In 2020, there were 9.1 million farms in the EU. This is an estimated 5.3 million fewer farms than in 2005 (the equivalent of a decline of about 37%).
Farms can be classified according to the activities that dominate farm income. Some farms earn income from diverse activities (mixed farming), while others earn income mainly from either crops or livestock. Specialised farming refers to when one activity accounts for at least two-thirds of the total standard output of a farm.
Although there were fewer EU farms of all types in 2020 than in 2005, declines in some types of farms were much sharper than others; there were 2.6 million fewer mixed farms, 1.6 million fewer livestock specialist farms and 0.9 million fewer crop specialist farms.
Almost three-fifths (58%) of all farms in 2020 were categorised as specialist crop farms: just over one-third (34%) specialised in field cropping, about one-fifth (22%) in permanent crops and a small share (2%) in horticulture.
Slightly more than one-fifth (22%) of the EU’s farms were specialist livestock farms, with specialisation in dairying being the most common type (5% of all farms), followed by cattle-rearing and fattening, poultry, and sheep, goats and other grazing livestock (each 4%).
In 2020, just under one-fifth (19%) of all farms in the EU were mixed farms, meaning that they had multiple crops and/or livestock without a single activity making up at least two-thirds of standard output.
Some farms (1% of the total) could not be classified because they are subsistent in nature or because they produce goods for which no standard output can be calculated.
Half of the EU’s utilised agricultural area found on crop specialist farms
In 2020, just over half (52%) of the EU’s utilised agricultural area (UAA) was found on crop specialist farms, with about one-third (33%) on livestock specialist farms and the rest on mixed farms (15%). At country level, the share of UAA managed by each specialisation type strongly correlated with the number of farms by type of specialisation.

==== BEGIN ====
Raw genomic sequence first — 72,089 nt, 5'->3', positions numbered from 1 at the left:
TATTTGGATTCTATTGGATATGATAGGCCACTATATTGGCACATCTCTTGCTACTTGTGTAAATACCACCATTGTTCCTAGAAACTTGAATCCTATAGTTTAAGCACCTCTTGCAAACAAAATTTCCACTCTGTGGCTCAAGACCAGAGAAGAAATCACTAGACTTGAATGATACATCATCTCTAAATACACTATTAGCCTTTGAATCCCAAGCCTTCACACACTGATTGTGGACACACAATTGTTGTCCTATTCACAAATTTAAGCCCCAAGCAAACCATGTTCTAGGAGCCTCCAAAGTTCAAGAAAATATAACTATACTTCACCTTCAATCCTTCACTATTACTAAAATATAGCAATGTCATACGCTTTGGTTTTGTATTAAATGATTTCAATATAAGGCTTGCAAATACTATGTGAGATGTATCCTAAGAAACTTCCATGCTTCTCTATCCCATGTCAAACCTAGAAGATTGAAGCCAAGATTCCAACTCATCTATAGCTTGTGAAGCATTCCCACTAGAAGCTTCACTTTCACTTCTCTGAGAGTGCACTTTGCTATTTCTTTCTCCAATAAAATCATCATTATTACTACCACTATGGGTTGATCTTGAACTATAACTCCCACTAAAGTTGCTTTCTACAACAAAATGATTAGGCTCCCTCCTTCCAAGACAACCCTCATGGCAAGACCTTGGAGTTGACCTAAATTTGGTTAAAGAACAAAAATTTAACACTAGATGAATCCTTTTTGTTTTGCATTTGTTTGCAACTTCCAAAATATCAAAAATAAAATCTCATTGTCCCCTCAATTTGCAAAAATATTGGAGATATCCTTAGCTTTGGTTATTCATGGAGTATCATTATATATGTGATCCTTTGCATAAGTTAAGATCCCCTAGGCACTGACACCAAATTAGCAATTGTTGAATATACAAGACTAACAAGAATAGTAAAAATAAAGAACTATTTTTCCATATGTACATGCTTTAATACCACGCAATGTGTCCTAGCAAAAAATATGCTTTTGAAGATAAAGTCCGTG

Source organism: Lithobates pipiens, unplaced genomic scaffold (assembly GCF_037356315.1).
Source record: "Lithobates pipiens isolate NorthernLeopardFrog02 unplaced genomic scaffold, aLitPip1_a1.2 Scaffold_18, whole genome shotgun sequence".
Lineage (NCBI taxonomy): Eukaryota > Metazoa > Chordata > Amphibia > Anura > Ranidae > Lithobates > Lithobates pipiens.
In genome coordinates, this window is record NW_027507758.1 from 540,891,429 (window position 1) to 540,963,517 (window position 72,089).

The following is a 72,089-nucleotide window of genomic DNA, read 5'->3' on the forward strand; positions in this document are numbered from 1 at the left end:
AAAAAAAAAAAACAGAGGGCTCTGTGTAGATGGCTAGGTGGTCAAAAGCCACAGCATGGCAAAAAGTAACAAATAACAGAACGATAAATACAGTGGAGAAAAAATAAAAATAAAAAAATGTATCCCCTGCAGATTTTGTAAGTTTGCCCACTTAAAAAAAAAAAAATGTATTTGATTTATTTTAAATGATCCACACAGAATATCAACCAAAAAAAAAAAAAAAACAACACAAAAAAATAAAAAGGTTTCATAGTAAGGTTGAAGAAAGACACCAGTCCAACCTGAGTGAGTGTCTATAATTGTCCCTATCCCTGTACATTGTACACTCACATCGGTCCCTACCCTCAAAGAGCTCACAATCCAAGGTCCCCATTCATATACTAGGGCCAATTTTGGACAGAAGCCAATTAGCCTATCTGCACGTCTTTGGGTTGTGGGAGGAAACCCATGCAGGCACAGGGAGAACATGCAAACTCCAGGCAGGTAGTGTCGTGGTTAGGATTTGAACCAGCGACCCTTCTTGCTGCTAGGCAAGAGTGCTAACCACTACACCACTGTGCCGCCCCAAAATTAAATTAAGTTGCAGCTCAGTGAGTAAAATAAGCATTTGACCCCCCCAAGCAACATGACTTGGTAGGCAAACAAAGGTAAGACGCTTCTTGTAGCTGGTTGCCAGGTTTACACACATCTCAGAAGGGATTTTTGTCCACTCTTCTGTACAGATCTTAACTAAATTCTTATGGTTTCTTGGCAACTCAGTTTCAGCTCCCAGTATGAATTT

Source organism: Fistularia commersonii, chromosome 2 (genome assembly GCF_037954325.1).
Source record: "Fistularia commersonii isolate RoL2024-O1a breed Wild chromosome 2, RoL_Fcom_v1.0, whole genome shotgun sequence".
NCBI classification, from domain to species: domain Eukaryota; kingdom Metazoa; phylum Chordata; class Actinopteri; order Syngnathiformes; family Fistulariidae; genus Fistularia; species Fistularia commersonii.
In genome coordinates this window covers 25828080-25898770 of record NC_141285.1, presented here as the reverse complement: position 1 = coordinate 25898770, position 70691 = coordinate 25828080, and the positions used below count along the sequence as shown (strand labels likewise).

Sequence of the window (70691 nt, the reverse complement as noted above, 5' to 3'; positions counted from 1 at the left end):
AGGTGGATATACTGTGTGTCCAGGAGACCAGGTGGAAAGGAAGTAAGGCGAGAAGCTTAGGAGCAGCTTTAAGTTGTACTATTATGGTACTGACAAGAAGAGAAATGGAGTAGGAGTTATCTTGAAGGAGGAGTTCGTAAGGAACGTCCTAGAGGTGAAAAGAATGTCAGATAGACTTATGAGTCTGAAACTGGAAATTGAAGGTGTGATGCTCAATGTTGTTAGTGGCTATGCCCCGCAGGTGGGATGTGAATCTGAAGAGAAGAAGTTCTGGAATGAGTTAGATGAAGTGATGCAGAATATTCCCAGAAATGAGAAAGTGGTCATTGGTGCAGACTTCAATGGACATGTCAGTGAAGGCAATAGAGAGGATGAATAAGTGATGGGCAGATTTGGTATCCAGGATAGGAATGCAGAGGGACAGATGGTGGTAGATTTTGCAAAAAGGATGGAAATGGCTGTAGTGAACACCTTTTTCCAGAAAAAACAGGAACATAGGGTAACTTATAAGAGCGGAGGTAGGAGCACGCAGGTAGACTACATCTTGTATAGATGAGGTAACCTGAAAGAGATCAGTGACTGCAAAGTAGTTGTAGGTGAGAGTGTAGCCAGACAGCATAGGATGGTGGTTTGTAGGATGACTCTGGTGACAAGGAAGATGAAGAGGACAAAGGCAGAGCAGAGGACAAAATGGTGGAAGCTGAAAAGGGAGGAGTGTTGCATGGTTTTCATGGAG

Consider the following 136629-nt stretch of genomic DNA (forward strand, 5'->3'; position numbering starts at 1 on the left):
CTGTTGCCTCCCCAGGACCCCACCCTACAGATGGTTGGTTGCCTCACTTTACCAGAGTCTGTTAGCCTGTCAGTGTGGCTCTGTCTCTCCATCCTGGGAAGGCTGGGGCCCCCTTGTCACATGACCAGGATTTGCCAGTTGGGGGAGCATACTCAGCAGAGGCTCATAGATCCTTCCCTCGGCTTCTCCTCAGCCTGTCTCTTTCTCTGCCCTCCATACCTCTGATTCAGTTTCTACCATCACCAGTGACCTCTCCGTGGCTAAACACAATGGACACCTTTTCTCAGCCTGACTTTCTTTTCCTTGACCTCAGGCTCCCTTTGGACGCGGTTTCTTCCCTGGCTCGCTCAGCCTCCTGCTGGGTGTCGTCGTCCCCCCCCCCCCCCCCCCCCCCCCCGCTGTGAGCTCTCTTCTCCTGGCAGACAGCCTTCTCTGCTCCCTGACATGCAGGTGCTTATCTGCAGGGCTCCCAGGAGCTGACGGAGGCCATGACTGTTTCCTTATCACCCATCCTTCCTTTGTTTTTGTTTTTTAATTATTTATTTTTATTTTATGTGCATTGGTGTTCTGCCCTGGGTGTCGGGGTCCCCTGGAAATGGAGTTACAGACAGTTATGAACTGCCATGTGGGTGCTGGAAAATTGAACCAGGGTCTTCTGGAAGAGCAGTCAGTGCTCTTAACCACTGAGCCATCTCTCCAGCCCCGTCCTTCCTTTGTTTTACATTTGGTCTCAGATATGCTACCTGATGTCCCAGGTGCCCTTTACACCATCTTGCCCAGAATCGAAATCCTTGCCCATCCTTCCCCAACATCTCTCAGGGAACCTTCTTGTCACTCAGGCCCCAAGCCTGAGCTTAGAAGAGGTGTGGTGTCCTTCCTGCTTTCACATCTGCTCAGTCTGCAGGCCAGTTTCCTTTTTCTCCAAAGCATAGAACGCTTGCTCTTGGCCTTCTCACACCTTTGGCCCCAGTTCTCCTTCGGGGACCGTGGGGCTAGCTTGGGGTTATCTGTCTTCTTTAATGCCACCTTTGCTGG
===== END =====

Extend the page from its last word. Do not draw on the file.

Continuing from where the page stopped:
In broad terms, high proportions of crop specialist farms were observed in many Eastern European countries, such as Bulgaria (73%), Hungary (72%), and Romania (67%), as well as in Mediterranean countries like Greece (74%), Malta (63%), and Croatia (61%). This often reflected favourable conditions for growing particular kinds of cereals, fruit and/or olives.
Specialist livestock farms were more prevalent in several countries in northwest Europe, such as Luxembourg (82% of all farms), Ireland (79%) and the Netherlands (58%).
For more information:
- Statistics Explained article on Agri-environmental indicator – specialisation
- Thematic section on agriculture
- Database on agriculture
- A “specialist field crop” farm can be a specialist in “cereals, oilseeds and protein crops” or in “general field cropping”. These two sub-categories can then be broken down further into specialist on e.g. “rice” or “root crops”. For more information on the classification of agricultural holdings by type of farming see the Basic Act, Council Regulation (EC) No 1217/2009 of 30 November 2009 that set up a network for the collection of accountancy data on the incomes and business operation of agricultural holdings in the European Community. This is supplemented by Commission Delegated Regulation (EU) No 1198/2014 of 1 August 2014. The Basic Act is supported by Commission Implementing Regulation (EU) 2015/220 of 3 February 2015 and by the amending Commission Implementing Regulation (EU) 2019/1975 of 31 October 2019.